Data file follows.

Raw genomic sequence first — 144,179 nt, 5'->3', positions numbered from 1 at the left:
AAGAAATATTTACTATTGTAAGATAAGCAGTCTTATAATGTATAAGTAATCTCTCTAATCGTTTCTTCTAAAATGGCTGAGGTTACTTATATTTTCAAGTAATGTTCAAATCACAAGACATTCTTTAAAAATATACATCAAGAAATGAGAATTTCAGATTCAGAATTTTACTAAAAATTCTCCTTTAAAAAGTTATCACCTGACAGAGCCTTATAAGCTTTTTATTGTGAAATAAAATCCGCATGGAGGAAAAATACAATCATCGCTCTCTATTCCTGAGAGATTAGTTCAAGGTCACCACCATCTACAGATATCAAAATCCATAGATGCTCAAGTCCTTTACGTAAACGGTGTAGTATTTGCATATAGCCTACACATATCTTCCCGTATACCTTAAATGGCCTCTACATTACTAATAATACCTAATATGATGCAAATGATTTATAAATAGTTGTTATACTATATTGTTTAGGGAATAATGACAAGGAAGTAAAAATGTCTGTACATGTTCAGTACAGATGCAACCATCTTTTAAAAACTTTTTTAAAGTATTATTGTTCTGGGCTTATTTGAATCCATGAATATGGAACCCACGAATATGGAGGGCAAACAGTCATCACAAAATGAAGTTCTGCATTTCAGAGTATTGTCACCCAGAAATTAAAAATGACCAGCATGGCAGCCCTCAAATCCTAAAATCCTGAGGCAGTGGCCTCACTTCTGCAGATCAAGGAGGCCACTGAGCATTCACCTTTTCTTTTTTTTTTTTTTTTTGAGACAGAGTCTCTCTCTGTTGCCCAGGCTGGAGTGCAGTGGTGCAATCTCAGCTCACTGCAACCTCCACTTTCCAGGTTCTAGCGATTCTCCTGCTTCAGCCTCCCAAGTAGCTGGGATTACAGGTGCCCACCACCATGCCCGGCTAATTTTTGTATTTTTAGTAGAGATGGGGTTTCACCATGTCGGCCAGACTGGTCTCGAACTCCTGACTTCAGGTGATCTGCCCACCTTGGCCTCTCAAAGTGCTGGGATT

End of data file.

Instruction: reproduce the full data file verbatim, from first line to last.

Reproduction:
Raw genomic sequence first — 144,179 nt, 5'->3', positions numbered from 1 at the left:
AAGAAATATTTACTATTGTAAGATAAGCAGTCTTATAATGTATAAGTAATCTCTCTAATCGTTTCTTCTAAAATGGCTGAGGTTACTTATATTTTCAAGTAATGTTCAAATCACAAGACATTCTTTAAAAATATACATCAAGAAATGAGAATTTCAGATTCAGAATTTTACTAAAAATTCTCCTTTAAAAAGTTATCACCTGACAGAGCCTTATAAGCTTTTTATTGTGAAATAAAATCCGCATGGAGGAAAAATACAATCATCGCTCTCTATTCCTGAGAGATTAGTTCAAGGTCACCACCATCTACAGATATCAAAATCCATAGATGCTCAAGTCCTTTACGTAAACGGTGTAGTATTTGCATATAGCCTACACATATCTTCCCGTATACCTTAAATGGCCTCTACATTACTAATAATACCTAATATGATGCAAATGATTTATAAATAGTTGTTATACTATATTGTTTAGGGAATAATGACAAGGAAGTAAAAATGTCTGTACATGTTCAGTACAGATGCAACCATCTTTTAAAAACTTTTTTAAAGTATTATTGTTCTGGGCTTATTTGAATCCATGAATATGGAACCCACGAATATGGAGGGCAAACAGTCATCACAAAATGAAGTTCTGCATTTCAGAGTATTGTCACCCAGAAATTAAAAATGACCAGCATGGCAGCCCTCAAATCCTAAAATCCTGAGGCAGTGGCCTCACTTCTGCAGATCAAGGAGGCCACTGAGCATTCACCTTTTCTTTTTTTTTTTTTTTTTGAGACAGAGTCTCTCTCTGTTGCCCAGGCTGGAGTGCAGTGGTGCAATCTCAGCTCACTGCAACCTCCACTTTCCAGGTTCTAGCGATTCTCCTGCTTCAGCCTCCCAAGTAGCTGGGATTACAGGTGCCCACCACCATGCCCGGCTAATTTTTGTATTTTTAGTAGAGATGGGGTTTCACCATGTCGGCCAGACTGGTCTCGAACTCCTGACTTCAGGTGATCTGCCCACCTTGGCCTCTCAAAGTGCTGGGATT